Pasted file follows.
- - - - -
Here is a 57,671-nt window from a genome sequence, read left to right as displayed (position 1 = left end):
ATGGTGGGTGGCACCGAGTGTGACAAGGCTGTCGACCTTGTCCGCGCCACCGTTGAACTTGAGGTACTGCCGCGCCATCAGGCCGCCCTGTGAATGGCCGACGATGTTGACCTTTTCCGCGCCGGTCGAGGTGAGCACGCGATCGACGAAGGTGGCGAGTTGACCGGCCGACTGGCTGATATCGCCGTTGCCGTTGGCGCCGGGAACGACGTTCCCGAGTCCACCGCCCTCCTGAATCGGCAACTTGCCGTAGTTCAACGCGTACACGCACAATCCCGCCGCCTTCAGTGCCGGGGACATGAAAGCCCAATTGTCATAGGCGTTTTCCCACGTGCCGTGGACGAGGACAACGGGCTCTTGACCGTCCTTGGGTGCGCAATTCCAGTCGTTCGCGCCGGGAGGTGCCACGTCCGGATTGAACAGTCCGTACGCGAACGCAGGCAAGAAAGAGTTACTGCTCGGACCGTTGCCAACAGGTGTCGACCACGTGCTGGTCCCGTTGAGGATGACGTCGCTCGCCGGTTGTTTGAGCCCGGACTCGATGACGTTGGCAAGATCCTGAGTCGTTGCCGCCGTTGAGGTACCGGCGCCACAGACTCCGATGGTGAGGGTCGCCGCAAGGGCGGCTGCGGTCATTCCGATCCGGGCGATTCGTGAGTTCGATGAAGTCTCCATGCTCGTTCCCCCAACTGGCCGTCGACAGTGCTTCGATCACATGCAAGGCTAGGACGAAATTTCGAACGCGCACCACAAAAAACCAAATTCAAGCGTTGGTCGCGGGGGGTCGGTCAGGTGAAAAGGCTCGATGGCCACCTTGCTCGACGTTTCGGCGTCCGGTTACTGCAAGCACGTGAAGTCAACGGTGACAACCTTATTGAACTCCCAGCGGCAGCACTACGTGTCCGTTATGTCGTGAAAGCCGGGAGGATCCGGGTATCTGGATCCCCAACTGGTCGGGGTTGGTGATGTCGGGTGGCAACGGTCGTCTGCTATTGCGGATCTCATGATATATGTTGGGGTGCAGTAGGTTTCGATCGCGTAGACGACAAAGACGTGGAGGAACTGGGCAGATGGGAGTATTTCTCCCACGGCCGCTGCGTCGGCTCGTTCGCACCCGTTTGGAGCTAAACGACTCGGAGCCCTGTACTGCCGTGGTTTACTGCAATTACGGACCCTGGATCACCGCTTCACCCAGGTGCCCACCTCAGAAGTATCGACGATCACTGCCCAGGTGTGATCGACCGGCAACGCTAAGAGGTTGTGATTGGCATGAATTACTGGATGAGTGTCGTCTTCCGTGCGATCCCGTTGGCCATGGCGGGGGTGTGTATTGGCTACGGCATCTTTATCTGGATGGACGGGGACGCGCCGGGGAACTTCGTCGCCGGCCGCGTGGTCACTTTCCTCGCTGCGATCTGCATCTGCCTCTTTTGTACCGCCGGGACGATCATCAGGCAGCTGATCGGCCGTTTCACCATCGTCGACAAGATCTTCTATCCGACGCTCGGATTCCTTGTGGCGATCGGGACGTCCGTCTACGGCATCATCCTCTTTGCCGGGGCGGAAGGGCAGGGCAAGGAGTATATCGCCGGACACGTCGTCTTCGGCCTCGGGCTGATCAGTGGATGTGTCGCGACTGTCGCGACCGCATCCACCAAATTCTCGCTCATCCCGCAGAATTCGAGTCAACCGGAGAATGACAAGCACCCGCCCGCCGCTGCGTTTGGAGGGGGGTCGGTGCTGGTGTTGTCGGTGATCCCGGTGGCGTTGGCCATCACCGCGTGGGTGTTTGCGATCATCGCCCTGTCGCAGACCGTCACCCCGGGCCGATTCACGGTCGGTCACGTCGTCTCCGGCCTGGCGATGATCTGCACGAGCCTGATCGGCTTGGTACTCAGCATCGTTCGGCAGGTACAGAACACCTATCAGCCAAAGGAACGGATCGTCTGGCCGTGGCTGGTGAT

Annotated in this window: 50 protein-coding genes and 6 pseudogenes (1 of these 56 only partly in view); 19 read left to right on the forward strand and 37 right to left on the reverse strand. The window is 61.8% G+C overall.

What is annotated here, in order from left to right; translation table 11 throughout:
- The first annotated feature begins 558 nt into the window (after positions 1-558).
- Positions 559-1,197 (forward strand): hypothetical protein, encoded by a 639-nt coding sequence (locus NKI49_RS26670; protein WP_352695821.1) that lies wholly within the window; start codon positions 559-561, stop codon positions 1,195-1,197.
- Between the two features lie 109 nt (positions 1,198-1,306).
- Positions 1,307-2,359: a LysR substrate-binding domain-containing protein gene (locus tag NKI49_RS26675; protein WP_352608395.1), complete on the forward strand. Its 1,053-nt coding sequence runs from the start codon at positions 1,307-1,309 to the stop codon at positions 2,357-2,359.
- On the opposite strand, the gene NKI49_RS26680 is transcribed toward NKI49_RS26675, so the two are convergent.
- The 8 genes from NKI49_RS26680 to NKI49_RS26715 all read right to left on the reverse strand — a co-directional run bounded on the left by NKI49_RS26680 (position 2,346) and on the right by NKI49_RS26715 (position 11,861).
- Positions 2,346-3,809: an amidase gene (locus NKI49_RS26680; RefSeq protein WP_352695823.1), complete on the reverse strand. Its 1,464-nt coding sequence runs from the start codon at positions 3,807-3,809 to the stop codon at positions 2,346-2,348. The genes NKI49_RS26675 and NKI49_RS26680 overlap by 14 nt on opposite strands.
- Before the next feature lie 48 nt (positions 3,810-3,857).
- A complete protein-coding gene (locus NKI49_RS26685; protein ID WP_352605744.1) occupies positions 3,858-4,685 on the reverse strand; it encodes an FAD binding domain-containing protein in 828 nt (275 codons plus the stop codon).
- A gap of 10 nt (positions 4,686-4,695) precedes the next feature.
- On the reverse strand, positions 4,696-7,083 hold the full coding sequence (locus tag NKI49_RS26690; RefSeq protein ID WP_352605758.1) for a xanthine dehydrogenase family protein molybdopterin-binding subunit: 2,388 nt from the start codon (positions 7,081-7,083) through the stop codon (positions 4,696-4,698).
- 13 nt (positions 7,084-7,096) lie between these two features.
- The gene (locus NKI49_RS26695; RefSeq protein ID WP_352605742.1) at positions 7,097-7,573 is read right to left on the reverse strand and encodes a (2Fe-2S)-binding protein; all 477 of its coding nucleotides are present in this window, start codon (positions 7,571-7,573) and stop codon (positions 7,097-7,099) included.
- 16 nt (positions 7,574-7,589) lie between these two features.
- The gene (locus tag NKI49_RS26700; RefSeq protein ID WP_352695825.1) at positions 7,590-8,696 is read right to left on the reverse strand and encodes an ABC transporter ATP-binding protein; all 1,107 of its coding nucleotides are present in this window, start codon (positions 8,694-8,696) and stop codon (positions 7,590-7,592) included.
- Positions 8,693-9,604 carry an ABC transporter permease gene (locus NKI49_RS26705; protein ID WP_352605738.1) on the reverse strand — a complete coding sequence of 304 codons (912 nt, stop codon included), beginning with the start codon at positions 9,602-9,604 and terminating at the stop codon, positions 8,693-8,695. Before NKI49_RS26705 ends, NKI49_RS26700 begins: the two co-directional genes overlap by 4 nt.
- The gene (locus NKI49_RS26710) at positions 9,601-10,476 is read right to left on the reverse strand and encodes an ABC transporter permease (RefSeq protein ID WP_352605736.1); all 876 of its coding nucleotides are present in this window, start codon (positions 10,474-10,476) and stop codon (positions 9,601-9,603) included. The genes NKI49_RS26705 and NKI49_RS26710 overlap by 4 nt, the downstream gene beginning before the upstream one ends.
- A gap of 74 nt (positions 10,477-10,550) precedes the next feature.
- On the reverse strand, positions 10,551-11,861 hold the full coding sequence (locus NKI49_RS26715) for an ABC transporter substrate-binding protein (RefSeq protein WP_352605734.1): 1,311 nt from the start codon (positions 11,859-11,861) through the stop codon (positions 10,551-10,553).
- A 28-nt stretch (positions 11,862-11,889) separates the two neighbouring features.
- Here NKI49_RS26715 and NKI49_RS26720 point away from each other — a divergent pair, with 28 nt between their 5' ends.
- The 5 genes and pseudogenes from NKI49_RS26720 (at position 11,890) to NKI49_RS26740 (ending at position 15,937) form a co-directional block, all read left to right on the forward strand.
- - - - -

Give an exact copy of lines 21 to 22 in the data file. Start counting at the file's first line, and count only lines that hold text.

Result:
- The gene (locus NKI49_RS26710) at positions 9,601-10,476 is read right to left on the reverse strand and encodes an ABC transporter permease (RefSeq protein ID WP_352605736.1); all 876 of its coding nucleotides are present in this window, start codon (positions 10,474-10,476) and stop codon (positions 9,601-9,603) included. The genes NKI49_RS26705 and NKI49_RS26710 overlap by 4 nt, the downstream gene beginning before the upstream one ends.
- A gap of 74 nt (positions 10,477-10,550) precedes the next feature.